Suhani Singh, India Today
Thanks to attentive writing and sturdy performances, the director's characters are so compellingly realized that it's easy to succumb to the film's hopefulness.
Nick Schager, Variety
Parched is a powerful women-centric drama but it falters with the underlying themes of sexuality
Surabhi Redkar, Koimoi
सामाजिक मुद्दों और कुरीतियों पर कई बार अलग अलग समय पर...
Bhaskar
Yadav's manages to entertain while telling the story of four women troubled by caste system, obsolete customs and sexism
Carlos Marañón, Cinemanía
"Parched" is vibrantly alive, full of color and light and movement and music. There is sex in this movie, and there is dancing, and there are vibrant fabrics and foods and fire. It's a dry place, but one ringed with beauty.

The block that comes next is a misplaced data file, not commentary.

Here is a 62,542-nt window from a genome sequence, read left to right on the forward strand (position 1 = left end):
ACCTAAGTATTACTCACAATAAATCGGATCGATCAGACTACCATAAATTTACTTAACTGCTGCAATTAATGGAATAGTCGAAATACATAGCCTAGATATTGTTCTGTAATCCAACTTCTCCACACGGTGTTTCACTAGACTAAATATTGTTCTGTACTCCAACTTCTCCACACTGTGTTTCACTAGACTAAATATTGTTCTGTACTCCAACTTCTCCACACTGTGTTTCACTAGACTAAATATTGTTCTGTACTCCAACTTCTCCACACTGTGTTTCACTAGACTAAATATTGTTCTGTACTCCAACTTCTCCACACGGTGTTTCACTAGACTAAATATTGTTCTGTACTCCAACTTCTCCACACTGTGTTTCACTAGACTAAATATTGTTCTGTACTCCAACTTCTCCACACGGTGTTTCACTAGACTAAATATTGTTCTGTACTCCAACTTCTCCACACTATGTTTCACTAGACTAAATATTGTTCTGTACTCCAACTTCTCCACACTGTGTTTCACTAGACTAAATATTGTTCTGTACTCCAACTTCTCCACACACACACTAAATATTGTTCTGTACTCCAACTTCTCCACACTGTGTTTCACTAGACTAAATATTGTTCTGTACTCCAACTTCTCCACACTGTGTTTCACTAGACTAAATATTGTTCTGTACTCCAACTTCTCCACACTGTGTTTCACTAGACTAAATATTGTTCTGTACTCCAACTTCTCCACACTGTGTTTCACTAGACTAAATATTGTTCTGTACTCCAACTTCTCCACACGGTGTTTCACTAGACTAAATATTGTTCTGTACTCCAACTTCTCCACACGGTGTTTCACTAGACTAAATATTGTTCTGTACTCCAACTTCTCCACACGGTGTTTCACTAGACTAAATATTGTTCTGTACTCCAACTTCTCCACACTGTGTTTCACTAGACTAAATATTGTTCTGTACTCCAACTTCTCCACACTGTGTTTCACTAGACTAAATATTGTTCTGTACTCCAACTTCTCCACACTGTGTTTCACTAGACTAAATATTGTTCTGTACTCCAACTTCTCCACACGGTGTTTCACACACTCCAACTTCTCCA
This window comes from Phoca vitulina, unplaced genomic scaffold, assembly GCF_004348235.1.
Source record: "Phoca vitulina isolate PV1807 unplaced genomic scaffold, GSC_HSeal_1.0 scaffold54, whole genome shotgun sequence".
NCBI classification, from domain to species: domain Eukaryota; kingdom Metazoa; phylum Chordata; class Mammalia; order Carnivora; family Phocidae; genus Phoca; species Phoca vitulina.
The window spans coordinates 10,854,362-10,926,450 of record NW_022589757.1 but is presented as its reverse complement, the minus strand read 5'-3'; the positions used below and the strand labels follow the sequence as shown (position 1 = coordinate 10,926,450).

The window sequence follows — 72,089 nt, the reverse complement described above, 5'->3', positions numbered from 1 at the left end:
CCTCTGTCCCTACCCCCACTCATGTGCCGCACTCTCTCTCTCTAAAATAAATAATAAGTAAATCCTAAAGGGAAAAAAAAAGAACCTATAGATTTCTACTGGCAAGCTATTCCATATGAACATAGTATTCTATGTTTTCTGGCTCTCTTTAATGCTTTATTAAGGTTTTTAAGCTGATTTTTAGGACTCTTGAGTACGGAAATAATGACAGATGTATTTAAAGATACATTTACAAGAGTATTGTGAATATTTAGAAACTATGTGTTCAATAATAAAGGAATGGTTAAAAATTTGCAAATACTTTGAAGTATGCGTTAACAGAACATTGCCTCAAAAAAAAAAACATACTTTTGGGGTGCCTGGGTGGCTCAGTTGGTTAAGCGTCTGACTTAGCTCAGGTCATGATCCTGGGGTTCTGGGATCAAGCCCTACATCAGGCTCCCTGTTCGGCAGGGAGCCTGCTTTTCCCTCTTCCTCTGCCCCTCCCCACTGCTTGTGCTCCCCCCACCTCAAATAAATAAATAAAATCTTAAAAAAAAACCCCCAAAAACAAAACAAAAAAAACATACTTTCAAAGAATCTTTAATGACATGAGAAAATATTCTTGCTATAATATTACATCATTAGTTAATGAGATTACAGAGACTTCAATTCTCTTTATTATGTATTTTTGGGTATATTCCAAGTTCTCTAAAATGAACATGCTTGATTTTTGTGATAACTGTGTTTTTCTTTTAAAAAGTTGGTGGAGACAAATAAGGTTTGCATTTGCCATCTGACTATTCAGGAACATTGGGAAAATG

Alissa Wilkinson, RogerEbert.Com
Powerful melodrama that combines "Thelma and Louise" with Bollywood conventions.
Louis Proyect, Louis Proyect
One week after the release of PINK, audiences in India will witness another strong feminist tale, this one set in rural India'
Aseem Chhabra, REDIFF
Parched takes you into a disturbing and thought-provoking territory
Meena Iyer, The Times of India
Female freedom runs like gusts of wind through hair in Leena Yadav's Parched - refreshing and vital yet easily stilled.
Amber Wilkinson, Eye For Film
“Parched” celebrates the joie de vivre of shared grief among women who live their wretched lives on the edge and are only too happily to topple over when pushed and provoked. Sometimes, feminism doesn’t need a full-blown messianic clarion call. A little tug, a firm push, will do. “Parched” hits us where it hurts the most.